- Paperback: 208 pages
- Publisher: Island Press; None edition (October 25, 2010)
- Language: English
- ISBN-10: 1597267155
- ISBN-13: 978-1597267151
- Product Dimensions: 6 x 0.6 x 9 inches
- Shipping Weight: 10.4 ounces (View shipping rates and policies)
- Average Customer Review: 6 customer reviews
- Amazon Best Sellers Rank: #844,878 in Books (See Top 100 in Books)
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Biophilic Cities: Integrating Nature into Urban Design and Planning None Edition
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I did write a ton of notes in this book, even though it's a thin book. It's packed full of information, and it's read-friendly with sections for each concept. The author also uses a lot of interesting exactly from countries all over the world that you can actually do further research in (if you're into that).
All in all, I expect to keep this book for a long time and keep up with the updates in the field of biophilic urban design. Go green!
For him, this greening isn't just about improving recycling rates or using renewable energy. He believes we have an innate need to connect with nature in our daily lives. If satisfying this need isn't incorporated into urban design, then a steady decline in our mental and physical health will surely follow.
In Biophilic Cities, Beatley sets out his holistic vision of how this can be achieved: by conserving and improving on what's already there, or by repairing nature whenever the opportunity arises. This isn't just about having one or two "grand design" style projects: the cumulative benefit of having smaller, closer green spaces is also discussed.
He argues that nature in our cities isn't just about biodiversity or lots of types of green space either. It's a place where natural materials, forms, systems and images are incorporated into design. There must also be plenty of opportunities to celebrate or learn about the natural world, usually through community initiatives and organisations.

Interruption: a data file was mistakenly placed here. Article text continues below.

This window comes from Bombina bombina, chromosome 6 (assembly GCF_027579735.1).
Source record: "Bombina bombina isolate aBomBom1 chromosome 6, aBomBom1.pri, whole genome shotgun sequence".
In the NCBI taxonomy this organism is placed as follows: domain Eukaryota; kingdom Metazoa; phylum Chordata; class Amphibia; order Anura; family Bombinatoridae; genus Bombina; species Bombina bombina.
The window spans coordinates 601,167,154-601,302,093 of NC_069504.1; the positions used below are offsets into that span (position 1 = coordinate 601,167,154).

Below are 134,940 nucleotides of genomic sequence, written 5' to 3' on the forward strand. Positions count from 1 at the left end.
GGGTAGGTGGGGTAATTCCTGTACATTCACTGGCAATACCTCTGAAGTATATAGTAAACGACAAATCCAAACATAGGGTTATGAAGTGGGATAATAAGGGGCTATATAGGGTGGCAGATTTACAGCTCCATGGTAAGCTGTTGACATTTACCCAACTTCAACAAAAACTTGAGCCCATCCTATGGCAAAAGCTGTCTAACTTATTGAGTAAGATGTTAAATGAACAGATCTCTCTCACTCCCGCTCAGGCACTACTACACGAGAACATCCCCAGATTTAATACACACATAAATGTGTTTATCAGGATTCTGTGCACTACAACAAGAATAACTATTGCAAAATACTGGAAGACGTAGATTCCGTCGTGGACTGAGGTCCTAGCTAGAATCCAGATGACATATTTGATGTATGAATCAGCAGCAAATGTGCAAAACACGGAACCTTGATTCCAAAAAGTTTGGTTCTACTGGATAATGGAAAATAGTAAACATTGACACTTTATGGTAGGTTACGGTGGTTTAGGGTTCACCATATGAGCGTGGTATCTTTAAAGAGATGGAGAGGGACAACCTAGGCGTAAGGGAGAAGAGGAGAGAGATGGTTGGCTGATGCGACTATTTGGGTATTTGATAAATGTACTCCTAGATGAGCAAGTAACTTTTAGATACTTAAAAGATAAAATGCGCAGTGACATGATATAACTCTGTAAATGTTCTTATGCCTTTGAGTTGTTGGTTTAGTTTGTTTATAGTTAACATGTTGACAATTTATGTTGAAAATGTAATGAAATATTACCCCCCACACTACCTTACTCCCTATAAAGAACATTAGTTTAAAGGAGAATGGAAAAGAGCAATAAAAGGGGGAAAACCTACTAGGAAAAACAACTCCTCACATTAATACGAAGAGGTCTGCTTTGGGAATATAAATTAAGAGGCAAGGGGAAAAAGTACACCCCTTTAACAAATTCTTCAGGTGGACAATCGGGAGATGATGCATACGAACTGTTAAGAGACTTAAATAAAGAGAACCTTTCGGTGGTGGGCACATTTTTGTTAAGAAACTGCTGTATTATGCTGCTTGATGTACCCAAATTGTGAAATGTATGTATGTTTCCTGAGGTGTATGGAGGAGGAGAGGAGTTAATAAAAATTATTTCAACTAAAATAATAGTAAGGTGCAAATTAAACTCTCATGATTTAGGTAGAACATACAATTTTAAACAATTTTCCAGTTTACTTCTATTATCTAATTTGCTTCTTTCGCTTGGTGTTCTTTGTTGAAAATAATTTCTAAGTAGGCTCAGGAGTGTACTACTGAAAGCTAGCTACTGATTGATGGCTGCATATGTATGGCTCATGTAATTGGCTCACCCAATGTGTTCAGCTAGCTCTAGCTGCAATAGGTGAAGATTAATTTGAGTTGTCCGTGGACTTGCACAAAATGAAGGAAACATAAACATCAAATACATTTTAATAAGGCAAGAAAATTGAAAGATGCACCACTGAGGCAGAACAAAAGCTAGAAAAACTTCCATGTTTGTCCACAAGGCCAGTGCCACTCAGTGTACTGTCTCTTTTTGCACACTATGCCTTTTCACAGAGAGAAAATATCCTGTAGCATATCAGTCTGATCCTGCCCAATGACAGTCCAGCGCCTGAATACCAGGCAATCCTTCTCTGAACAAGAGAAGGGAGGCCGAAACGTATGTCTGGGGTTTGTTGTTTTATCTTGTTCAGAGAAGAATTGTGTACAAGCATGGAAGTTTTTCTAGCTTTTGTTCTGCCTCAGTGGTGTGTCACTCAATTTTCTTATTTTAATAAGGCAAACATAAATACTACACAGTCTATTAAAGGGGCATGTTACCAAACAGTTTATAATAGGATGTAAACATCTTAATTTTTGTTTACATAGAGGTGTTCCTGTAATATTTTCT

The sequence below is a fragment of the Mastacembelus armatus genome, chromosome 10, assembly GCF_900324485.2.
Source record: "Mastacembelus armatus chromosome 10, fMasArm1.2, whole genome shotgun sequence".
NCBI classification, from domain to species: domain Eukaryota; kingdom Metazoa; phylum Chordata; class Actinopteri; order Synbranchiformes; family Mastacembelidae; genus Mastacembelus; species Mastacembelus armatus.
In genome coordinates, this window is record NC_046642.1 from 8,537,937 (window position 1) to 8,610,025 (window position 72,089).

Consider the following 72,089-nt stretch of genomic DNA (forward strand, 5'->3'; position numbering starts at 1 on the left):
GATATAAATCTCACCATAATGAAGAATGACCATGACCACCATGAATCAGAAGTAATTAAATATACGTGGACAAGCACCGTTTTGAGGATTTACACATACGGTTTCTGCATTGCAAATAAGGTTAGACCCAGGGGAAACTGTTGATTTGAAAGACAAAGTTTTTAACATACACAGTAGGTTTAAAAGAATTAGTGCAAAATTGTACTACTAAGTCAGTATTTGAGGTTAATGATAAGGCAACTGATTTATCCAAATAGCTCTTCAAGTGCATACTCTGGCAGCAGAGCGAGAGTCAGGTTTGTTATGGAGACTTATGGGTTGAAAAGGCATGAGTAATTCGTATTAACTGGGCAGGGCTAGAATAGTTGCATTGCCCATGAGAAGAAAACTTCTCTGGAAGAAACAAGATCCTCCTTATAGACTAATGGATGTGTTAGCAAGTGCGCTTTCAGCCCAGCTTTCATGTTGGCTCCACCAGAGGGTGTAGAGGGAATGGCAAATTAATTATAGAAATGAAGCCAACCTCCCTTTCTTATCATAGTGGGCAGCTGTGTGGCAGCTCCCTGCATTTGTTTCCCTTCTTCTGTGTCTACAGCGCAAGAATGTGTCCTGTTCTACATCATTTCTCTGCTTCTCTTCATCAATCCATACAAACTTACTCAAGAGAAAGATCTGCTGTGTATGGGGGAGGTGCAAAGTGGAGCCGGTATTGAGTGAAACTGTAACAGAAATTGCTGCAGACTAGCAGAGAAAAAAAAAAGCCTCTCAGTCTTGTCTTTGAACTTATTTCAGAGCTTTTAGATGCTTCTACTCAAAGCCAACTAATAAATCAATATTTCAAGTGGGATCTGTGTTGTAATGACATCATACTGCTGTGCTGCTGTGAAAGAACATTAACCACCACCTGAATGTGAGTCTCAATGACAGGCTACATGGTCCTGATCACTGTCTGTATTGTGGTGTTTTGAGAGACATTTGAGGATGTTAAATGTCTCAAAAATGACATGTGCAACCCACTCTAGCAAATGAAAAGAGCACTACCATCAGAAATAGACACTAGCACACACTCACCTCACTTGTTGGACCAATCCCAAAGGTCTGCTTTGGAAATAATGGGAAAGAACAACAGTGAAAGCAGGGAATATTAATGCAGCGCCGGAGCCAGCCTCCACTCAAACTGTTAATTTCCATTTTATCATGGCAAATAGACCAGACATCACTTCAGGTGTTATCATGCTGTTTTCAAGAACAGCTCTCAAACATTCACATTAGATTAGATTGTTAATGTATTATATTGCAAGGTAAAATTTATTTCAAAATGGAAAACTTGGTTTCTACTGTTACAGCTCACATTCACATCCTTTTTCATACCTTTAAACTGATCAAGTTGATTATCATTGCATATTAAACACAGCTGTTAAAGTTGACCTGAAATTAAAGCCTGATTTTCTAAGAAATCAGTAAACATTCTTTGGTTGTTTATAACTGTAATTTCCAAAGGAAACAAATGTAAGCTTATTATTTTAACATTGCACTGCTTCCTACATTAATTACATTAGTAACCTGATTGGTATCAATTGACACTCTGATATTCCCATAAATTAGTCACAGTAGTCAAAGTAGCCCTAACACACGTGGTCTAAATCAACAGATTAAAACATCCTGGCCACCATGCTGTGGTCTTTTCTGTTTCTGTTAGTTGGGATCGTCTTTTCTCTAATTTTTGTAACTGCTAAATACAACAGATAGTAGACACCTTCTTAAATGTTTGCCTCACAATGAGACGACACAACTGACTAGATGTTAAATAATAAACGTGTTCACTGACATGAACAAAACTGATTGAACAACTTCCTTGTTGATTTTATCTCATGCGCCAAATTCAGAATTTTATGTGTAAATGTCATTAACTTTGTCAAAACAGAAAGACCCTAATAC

He also recognises that strong leadership is needed to make all of this happen, e.g. via a local mayor, a professional body or a campaign group. Specific legislation is also cited as ensuring success at city, regional or national levels.
There are plentiful examples of how major cities around the world have integrated nature into their urban planning, plus how a biophilic vision can be broken down into specific measures of success. Here the more familiar green roofs, green walls, urban nature trails, community farms and gardens are discussed.
Personally I would have liked a different format to the book as I found once I'd grasped the concept, the chosen style was somewhat repetitive, particularly as many of the examples were used to illustrate different points in a number of chapters. Some detailed case studies and a stronger economic argument would have been beneficial, especially if this work is to be used to persuade today's decision makers to incorporate its principles into their legislation and planning.
However, this is still an important, relatively compact work, which deserves to be on the reading list of all planning, architecture and landscape design courses.
NB This review first appeared in 'Green Places' magazine in July 2011 and on amazon.co.uk in September 2011.